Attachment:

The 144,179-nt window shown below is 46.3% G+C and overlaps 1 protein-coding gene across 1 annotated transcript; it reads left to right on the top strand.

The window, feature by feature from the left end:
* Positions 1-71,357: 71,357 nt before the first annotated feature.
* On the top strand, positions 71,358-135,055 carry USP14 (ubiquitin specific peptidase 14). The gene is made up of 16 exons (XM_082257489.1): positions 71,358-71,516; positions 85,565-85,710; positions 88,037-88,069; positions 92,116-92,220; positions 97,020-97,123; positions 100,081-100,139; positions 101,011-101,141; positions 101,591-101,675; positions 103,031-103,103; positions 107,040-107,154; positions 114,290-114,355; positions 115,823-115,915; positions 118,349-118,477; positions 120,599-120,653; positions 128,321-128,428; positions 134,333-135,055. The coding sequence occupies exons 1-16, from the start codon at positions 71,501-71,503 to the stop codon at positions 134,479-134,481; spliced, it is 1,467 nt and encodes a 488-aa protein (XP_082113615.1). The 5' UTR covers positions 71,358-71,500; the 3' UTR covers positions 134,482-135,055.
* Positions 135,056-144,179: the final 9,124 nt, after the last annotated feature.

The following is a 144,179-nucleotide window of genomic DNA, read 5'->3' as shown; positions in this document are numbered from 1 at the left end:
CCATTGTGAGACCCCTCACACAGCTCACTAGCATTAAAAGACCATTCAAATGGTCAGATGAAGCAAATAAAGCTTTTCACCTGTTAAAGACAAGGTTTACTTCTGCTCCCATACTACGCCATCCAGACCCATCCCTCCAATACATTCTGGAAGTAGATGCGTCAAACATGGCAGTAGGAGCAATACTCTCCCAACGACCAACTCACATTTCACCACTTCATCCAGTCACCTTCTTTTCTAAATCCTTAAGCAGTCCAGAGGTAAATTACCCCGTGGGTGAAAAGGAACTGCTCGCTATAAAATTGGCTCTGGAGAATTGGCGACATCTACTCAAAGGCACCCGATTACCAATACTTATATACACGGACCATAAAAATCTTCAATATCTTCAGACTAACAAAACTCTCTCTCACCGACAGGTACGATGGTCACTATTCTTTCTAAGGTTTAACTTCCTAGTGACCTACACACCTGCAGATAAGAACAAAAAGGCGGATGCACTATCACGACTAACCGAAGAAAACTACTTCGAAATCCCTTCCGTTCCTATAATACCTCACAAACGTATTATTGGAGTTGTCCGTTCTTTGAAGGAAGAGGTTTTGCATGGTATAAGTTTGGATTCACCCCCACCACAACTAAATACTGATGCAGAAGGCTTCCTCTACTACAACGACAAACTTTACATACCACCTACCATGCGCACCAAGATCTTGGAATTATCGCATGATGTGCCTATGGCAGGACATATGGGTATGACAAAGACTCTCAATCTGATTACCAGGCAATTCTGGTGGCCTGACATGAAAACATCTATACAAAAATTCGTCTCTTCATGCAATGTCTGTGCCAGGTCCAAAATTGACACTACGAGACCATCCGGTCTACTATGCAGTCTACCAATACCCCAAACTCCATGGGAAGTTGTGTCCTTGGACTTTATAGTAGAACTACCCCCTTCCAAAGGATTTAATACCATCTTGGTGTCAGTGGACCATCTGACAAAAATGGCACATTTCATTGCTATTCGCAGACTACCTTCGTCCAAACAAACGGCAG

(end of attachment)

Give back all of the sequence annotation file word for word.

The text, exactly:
The 144,179-nt window shown below is 46.3% G+C and overlaps 1 protein-coding gene across 1 annotated transcript; it reads left to right on the top strand.

The window, feature by feature from the left end:
* Positions 1-71,357: 71,357 nt before the first annotated feature.
* On the top strand, positions 71,358-135,055 carry USP14 (ubiquitin specific peptidase 14). The gene is made up of 16 exons (XM_082257489.1): positions 71,358-71,516; positions 85,565-85,710; positions 88,037-88,069; positions 92,116-92,220; positions 97,020-97,123; positions 100,081-100,139; positions 101,011-101,141; positions 101,591-101,675; positions 103,031-103,103; positions 107,040-107,154; positions 114,290-114,355; positions 115,823-115,915; positions 118,349-118,477; positions 120,599-120,653; positions 128,321-128,428; positions 134,333-135,055. The coding sequence occupies exons 1-16, from the start codon at positions 71,501-71,503 to the stop codon at positions 134,479-134,481; spliced, it is 1,467 nt and encodes a 488-aa protein (XP_082113615.1). The 5' UTR covers positions 71,358-71,500; the 3' UTR covers positions 134,482-135,055.
* Positions 135,056-144,179: the final 9,124 nt, after the last annotated feature.

The following is a 144,179-nucleotide window of genomic DNA, read 5'->3' as shown; positions in this document are numbered from 1 at the left end:
CCATTGTGAGACCCCTCACACAGCTCACTAGCATTAAAAGACCATTCAAATGGTCAGATGAAGCAAATAAAGCTTTTCACCTGTTAAAGACAAGGTTTACTTCTGCTCCCATACTACGCCATCCAGACCCATCCCTCCAATACATTCTGGAAGTAGATGCGTCAAACATGGCAGTAGGAGCAATACTCTCCCAACGACCAACTCACATTTCACCACTTCATCCAGTCACCTTCTTTTCTAAATCCTTAAGCAGTCCAGAGGTAAATTACCCCGTGGGTGAAAAGGAACTGCTCGCTATAAAATTGGCTCTGGAGAATTGGCGACATCTACTCAAAGGCACCCGATTACCAATACTTATATACACGGACCATAAAAATCTTCAATATCTTCAGACTAACAAAACTCTCTCTCACCGACAGGTACGATGGTCACTATTCTTTCTAAGGTTTAACTTCCTAGTGACCTACACACCTGCAGATAAGAACAAAAAGGCGGATGCACTATCACGACTAACCGAAGAAAACTACTTCGAAATCCCTTCCGTTCCTATAATACCTCACAAACGTATTATTGGAGTTGTCCGTTCTTTGAAGGAAGAGGTTTTGCATGGTATAAGTTTGGATTCACCCCCACCACAACTAAATACTGATGCAGAAGGCTTCCTCTACTACAACGACAAACTTTACATACCACCTACCATGCGCACCAAGATCTTGGAATTATCGCATGATGTGCCTATGGCAGGACATATGGGTATGACAAAGACTCTCAATCTGATTACCAGGCAATTCTGGTGGCCTGACATGAAAACATCTATACAAAAATTCGTCTCTTCATGCAATGTCTGTGCCAGGTCCAAAATTGACACTACGAGACCATCCGGTCTACTATGCAGTCTACCAATACCCCAAACTCCATGGGAAGTTGTGTCCTTGGACTTTATAGTAGAACTACCCCCTTCCAAAGGATTTAATACCATCTTGGTGTCAGTGGACCATCTGACAAAAATGGCACATTTCATTGCTATTCGCAGACTACCTTCGTCCAAACAAACGGCAG